Stashing prospects away on your bench in fantasy baseball isn't the most exciting part of your draft-selection process, but if you play it the right way it could be the most rewarding aspect of your season.
Just like in the actual big leagues.
Guys like Aroldis Chapman and Stephen Strasburg have been late-season callups or injured-reserve guys during their first two seasons of big-league play, and that's just the tip of the iceberg when it comes to minor-league prospects itching to make it to the majors this year.
Enjoy selecting in the first few rounds—it's the best part of the fantasy baseball draft. But be diligent enough to know that shrewd moves like taking a prospect that will be back with the big club very soon could end up being your most important pick in the draft, even if it doesn't seem like it at the time.
Let's look at three guys that are must-haves on your bench to start the season.
Texas Rangers, IF, Jurickson Profar
The Texas Rangers have stockpiled top prospects like Profar, Mike Olt and pitchers Justin Grimm and Martin Perez, but right now there is no place for those guys in Arlington.
Profar, widely considered the top prospect in baseball by many pundits (including MLB.com's Watch List), is stuck behind shortstop Elvis Andrus and second baseman Ian Kinsler on the Rangers' depth chart. Texas flirted with the idea of moving Kinsler to either first base or the outfield and/or trading Andrus during the offseason, but those ideas are a speck of the past and Profar looks headed for minor-league camp rather than a starting role (via MLB.com).
There's absolutely nothing wrong with starting the kid in Triple-A. Just make sure you don't forget about him this year, because he will be back in Arlington during the 2013 season.
The Rangers are in a transitional period in the organization. Gone are big sticks Josh Hamilton, Mike Napoli and "Mr. Ranger" Michael Young. In their place the Rangers will rely on free-agent signings Lance Berkman and A.J. Pierzynski to provide the veteran leadership while counting on former role players David Murphy, Nelson Cruz and Mitch Moreland more than ever.
If things go south quickly, Profar will be up in the majors and starting at 2B before the start of the summer.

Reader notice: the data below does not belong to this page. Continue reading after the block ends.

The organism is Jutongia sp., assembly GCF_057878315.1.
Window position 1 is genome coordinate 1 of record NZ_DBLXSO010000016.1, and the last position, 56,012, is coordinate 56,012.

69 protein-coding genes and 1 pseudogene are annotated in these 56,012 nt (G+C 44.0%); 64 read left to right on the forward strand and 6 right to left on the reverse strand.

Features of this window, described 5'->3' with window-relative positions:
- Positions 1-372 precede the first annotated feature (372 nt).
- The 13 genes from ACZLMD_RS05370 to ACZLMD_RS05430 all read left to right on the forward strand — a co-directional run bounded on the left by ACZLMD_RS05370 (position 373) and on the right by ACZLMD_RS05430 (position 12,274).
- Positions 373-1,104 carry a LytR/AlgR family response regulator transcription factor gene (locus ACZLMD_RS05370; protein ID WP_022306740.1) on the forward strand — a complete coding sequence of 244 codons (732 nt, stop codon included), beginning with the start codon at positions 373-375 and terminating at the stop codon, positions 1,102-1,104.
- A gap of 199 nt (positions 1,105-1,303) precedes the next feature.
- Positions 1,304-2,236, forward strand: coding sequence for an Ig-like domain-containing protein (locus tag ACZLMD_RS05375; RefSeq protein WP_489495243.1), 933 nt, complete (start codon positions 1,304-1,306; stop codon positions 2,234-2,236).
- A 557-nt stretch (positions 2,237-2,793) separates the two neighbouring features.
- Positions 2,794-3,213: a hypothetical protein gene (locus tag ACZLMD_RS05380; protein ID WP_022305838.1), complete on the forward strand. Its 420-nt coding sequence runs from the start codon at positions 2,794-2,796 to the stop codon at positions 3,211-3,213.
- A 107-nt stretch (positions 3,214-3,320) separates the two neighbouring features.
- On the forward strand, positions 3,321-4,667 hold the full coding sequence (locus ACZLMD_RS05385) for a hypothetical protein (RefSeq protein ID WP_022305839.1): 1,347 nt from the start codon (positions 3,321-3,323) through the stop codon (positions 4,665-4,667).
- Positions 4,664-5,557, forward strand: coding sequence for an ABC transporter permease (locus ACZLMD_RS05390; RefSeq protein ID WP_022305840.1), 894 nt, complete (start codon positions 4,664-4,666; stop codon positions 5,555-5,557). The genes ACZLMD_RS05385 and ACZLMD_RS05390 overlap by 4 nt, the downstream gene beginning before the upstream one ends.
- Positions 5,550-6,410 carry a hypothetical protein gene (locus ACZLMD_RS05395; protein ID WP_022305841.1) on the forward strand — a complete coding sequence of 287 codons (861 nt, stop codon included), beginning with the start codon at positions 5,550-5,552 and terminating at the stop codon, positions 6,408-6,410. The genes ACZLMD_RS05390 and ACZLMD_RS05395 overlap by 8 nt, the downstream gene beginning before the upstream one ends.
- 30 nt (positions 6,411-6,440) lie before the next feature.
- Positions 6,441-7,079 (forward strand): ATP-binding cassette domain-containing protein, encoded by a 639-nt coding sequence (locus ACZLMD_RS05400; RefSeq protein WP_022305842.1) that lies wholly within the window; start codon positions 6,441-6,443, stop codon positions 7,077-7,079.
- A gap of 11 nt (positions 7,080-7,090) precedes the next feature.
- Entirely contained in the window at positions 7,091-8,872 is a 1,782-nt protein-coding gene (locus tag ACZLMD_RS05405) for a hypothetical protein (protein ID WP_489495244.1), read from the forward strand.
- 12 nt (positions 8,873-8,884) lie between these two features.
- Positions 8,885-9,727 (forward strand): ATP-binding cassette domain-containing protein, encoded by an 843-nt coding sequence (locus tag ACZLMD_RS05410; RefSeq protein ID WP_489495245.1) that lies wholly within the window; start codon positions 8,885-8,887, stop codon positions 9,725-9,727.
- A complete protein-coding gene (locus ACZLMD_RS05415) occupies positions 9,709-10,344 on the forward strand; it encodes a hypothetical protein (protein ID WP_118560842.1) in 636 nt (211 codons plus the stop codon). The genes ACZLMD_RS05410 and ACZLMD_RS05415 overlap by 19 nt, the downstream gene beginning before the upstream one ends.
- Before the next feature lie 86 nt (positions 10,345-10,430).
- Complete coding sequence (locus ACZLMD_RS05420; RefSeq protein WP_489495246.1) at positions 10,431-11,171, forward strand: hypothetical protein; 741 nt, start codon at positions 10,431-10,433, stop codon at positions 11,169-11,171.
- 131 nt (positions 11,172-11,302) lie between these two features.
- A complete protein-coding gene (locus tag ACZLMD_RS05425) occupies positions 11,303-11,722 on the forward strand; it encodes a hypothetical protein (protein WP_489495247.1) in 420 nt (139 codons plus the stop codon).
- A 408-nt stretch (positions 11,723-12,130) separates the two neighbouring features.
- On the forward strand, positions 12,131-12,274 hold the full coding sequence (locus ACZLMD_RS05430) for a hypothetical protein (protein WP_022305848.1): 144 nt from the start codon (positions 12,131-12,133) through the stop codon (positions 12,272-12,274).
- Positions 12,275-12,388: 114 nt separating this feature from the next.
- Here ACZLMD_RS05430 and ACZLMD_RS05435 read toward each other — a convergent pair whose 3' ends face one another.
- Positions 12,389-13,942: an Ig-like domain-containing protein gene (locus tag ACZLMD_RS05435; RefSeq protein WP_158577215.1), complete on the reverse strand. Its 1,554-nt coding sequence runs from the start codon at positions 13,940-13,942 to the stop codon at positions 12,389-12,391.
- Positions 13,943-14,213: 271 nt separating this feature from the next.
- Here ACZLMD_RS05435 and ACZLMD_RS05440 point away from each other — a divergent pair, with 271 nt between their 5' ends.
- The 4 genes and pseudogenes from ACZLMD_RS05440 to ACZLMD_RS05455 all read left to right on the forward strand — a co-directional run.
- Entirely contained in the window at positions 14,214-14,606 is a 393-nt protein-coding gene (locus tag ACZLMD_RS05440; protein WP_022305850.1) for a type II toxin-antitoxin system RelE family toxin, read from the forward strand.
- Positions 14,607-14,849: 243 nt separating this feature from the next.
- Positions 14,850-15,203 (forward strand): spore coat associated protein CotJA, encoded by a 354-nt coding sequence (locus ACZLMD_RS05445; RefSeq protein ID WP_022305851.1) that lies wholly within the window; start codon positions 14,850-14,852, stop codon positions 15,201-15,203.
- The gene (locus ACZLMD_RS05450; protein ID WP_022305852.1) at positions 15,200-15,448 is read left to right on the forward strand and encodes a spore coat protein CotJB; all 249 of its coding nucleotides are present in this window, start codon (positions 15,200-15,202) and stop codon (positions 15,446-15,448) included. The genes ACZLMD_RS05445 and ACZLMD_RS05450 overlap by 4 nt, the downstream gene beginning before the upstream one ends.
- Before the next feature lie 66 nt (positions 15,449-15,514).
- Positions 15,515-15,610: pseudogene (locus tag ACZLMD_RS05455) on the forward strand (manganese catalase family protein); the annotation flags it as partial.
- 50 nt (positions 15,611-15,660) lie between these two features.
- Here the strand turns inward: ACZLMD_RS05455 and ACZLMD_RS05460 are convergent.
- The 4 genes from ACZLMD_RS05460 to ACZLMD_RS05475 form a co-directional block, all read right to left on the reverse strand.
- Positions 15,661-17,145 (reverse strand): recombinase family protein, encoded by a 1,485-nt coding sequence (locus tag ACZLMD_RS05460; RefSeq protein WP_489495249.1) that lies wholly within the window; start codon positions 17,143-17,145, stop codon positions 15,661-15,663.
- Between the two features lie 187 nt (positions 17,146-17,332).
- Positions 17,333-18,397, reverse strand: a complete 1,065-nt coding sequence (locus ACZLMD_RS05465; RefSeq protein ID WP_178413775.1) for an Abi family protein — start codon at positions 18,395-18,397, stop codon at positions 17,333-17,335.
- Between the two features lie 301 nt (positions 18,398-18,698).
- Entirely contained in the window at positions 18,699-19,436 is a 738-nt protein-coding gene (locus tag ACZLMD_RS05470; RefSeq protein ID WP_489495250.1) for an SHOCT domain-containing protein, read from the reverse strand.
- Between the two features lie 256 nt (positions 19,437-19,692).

After hitting a home run in his first at-bat with the big club last season and impressing everyone from owner Nolan Ryan to manager Ron Washington, Profar has the tools and the pedigree to form a fearsome tandem with Andrus up the middle for Texas. He hit .281 in 126 games for Texas' Double-A affiliate in 2012, blending power (14 HR), speed (16 SB) and an ability to get on base (.820 OPS).
Kinsler stands in his way, but the Rangers will have a number of options (injury, poor outfield play, slow start) to move Kinsler from second base to stop blocking Profar's development as a pro.
Cincinnati Reds, OF, Billy Hamilton
Already being touted as the fastest man in baseball, Hamilton was sent out of major-league camp before he could earn a shot at a very crowded Cincinnati outfield this season.
However, his speed will make him too attractive to keep in Triple-A for long.
Hamilton is already making waves after a groundbreaking 2012 minor-league season in which he stole 155 bases, hit .311 and made heads turn with his ability to change the game with his legs. The SS-turned-outfielder will start the season in the minors, but his speed is too great to keep away from the rest of the world for long.
Forbes named Hamilton one of their "Sports Names You Need to Know" after his record-breaking 2012 campaign. It's high praise for a guy that isn't even a full-time MLB player yet, but goes to show you that big things are expected from a man who has the greatest shot (on paper) to break Rickey Henderson's all-time record.
As stated before, the Reds have a crowded outfield. Shin-Soo Choo, Jay Bruce and Ryan Ludwick are manning the three OF spots, but it's hard to see the Reds sticking with the injury-prone Choo in center field for long if things get off to an unceremonious start.
Be sure to keep Hamilton in mind during your draft this year. In true Billy Hamilton fashion, there's a good chance he scoots off your board very quickly late in drafts if you don't pay attention.
Pittsburgh Pirates, RHP, Gerrit Cole
Cole, the No. 1 pick from UCLA who has lit the minors on fire so far, was disappointed that he didn't make the Pittsburgh rotation right out of the gate in spring training (via Yahoo! Sports).
After posting a 9-7 record and a 2.80 ERA through three levels of the minor leagues in 2012, Cole made an early push to grab one of the last couple of spots in the rotation this year in camp. However, he didn't do quite enough to avoid the minor league cuts, and therefore isn't worthy of a high pick in your draft.
Don't worry, though—Cole will be back up soon.
His lively fastball (98 MPH) is his best pitch right now, but Cole commands four pitches that will all be dangerous at the MLB level and will keep Pittsburgh looking for opportunities to use the youngster in the rotation very soon.
Cole was on the UCLA staff with Cleveland Indians' prospect Trevor Bauer, but got more praise as the better pitcher of the two. Bauer has already received big-league time, but Cole has work to do to get to that level.
His comments about being demoted are enough to tell you that this kid is hungry, has all the tools to succeed up top and if he comes out firing in Triple-A like he did in the minors last season, the Pirates won't be able to keep his strikeout per inning potential away from the team for long. As such, make sure he's stashed away for a rainy day if your pitching staff leaves something to be desired to start the season.
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